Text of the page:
Phil Troy / G. Tacitus Adamantius
adamantius1 at verizon.net
Tue Mar 4 02:00:45 PST 2008
On Mar 4, 2008, at 4:31 AM, Stefan li Rous wrote:
> Adamantius replied to me with:
> <<< Eating them? I wouldn't be surprised if there weren't some
> practice of
> eating alligators in China, at least in some medical capacity.
> Certainly a bunch of other reptiles are eaten...
> I'd kind of assume, though, that Europeans would be turned off by the
> whole, um, non-docile man-eater thing... >>>
> Why do you say that? Wouldn't bear fit that "non-docile man-eater
> thing" and if I remember right, we do have a couple of recipes for
> bear meat.
I believe we do, but I'd suspect those are exceptions that prove a
rule. Put them on a virtual balance scale against recipes for chicken.
Now against mutton. Beef. Pork. Now against all of those, together.
Try the same experiment with lions. Tigers. Wolves. Sharks.
Now, these are dangerous animals we're talking about, and it may be
that that's the most obvious reason why we don't seem to show too much
evidence for their consumption in the recipe sources, but then things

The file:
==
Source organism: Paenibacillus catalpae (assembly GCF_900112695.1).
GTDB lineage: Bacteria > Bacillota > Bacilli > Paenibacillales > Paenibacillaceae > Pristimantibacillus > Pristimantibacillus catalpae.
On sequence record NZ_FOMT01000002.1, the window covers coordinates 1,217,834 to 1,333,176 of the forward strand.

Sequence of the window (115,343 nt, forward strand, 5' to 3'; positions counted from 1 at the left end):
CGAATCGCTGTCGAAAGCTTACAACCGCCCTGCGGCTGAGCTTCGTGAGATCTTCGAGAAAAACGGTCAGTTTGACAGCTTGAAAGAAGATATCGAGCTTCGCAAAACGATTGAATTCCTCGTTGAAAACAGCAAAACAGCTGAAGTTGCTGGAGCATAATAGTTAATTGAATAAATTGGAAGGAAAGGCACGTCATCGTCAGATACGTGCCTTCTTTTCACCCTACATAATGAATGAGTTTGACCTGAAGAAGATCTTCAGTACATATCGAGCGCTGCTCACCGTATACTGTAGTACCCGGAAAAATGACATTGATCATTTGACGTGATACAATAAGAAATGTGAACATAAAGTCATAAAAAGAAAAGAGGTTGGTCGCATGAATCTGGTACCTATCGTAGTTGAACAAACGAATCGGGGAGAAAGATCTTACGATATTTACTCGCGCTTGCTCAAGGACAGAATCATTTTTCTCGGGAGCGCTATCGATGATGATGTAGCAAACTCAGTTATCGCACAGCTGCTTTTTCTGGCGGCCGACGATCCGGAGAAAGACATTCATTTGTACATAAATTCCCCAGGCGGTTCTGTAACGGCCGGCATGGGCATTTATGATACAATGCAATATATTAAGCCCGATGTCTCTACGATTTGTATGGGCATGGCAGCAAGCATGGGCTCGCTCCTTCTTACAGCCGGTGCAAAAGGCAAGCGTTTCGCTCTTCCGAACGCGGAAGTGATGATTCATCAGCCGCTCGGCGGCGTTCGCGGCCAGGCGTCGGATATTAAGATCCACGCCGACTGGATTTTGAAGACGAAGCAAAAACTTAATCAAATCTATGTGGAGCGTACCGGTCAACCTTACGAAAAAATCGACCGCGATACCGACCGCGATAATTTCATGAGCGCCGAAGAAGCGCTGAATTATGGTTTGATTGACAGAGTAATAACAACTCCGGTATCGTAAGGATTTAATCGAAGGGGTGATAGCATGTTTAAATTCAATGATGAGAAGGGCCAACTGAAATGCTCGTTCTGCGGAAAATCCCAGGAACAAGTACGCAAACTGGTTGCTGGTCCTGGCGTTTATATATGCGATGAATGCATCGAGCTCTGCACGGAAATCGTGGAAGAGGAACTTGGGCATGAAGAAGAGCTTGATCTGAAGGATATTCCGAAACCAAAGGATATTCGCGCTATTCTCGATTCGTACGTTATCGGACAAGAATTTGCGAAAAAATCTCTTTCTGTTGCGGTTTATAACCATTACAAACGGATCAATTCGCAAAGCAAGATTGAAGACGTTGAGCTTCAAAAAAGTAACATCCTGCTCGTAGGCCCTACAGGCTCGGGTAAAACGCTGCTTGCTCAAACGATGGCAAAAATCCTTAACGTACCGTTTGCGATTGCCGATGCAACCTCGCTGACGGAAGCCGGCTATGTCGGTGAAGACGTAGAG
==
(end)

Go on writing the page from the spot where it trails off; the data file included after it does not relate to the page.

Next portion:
like an angry stag or a wild boar are plenty dangerous. A large wild
boar can, and did, disembowel a hunter in a second, and they were
still hunted and eaten in medieval Europe, much more so, apparently,
European literature for centuries, pretty much, has indicated a
comparative distaste for the eating of predators and other carnivorous
animals, and a relative preference for herbivores, based on both the
ease of capture/dispatch, and for their flavor. Whether there's any
level of taboo about eating animals which, in turn, eat people (or
would, given the opportunity or necessity) is only speculation on my
part, but a couple bear recipes don't seem to make the argument
invalid on their own merits.
More information about the Sca-cooks